International Disaster Psychology Ethics: A Social Justice Model Imbedded in a Systems Paradigm

John W. Thoburn, Jacob A. Bentley, Zeba S. Ahmad, Kendra C. Jones

Research output: Contribution to journalArticlepeer-review

Abstract

The ethical provision of psychological aid following international disasters is influenced by cultural factors and questions about how to effectively promote social justice. A need for holistic, systemic postdisaster mental health approaches has been identified (Wessells, 2009). This article presents a systemic epistemology superimposed on a social justice framework as a model for conceptualizing ethical service delivery in international disaster psychology. Implications of three underlying conceptual perspectives in international mental health ethics-absolutism, relativism, and universalism-are discussed. A case example is provided that illustrates how a family systems epistemology offers a flexible, integrated way to understand the universalist approach while placing social justice concerns relevant to international disaster psychology into a nested model, where the whole is greater than the sum of its parts.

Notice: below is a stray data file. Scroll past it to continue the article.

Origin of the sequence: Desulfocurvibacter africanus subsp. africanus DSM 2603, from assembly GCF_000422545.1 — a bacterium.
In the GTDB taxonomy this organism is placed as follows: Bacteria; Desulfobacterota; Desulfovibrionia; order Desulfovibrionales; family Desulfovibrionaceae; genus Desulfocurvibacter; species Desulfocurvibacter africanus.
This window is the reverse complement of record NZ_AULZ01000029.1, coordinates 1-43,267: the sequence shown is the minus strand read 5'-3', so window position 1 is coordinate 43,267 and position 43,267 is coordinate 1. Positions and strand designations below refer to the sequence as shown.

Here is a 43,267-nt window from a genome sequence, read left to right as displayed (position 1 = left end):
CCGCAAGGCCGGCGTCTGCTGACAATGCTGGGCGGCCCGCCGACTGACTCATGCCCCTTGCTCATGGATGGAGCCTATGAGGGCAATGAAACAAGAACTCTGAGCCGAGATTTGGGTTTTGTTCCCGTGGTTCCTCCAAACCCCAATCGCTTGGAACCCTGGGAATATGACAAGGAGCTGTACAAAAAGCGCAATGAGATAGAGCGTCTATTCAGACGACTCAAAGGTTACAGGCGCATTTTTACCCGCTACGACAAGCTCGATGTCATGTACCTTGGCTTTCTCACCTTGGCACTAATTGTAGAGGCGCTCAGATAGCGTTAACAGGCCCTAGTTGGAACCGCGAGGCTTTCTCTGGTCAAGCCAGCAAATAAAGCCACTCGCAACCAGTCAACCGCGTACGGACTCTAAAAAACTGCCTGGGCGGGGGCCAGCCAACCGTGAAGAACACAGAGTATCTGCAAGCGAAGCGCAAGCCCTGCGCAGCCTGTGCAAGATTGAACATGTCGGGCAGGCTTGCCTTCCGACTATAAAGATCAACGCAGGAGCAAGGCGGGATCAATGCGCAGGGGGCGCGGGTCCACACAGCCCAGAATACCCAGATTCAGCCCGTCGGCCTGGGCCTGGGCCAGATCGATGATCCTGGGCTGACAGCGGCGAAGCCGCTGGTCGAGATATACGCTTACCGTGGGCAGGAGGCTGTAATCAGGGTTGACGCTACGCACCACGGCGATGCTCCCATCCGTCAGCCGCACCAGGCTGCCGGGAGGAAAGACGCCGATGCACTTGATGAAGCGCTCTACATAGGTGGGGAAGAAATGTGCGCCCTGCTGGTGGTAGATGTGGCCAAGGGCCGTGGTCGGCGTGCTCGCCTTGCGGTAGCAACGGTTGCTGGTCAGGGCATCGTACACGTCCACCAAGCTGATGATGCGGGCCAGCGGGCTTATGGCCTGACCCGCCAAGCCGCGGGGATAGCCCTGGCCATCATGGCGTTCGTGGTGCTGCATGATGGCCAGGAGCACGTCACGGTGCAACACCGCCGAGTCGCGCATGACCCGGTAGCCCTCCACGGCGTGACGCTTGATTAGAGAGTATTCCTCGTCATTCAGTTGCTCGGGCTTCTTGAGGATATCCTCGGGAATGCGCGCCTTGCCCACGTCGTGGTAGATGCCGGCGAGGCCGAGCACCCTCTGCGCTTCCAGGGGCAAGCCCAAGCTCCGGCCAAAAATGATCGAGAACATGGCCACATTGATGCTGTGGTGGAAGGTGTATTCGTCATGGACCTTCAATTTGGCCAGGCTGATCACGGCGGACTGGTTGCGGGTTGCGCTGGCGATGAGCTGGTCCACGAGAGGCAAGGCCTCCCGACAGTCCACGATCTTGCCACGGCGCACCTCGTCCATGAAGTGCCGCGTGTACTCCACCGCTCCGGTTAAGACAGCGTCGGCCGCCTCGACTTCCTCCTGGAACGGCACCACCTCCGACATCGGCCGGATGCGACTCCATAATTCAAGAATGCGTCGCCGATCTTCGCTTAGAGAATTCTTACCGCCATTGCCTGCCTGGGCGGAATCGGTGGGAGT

Original languageEnglish (US)
Pages (from-to)79-85
Number of pages7
JournalTraumatology
Volume18
Issue number4
DOIs
StatePublished - Dec 1 2012
Externally publishedYes

Keywords

  • disaster psychology
  • family systems
  • international code of ethics
  • mental health
  • relief aid
  • social justice
  • systems

ASJC Scopus subject areas

  • Nursing(all)
  • Emergency Medicine
  • Public Health, Environmental and Occupational Health

Fingerprint Dive into the research topics of 'International Disaster Psychology Ethics: A Social Justice Model Imbedded in a Systems Paradigm'. Together they form a unique fingerprint.

Cite this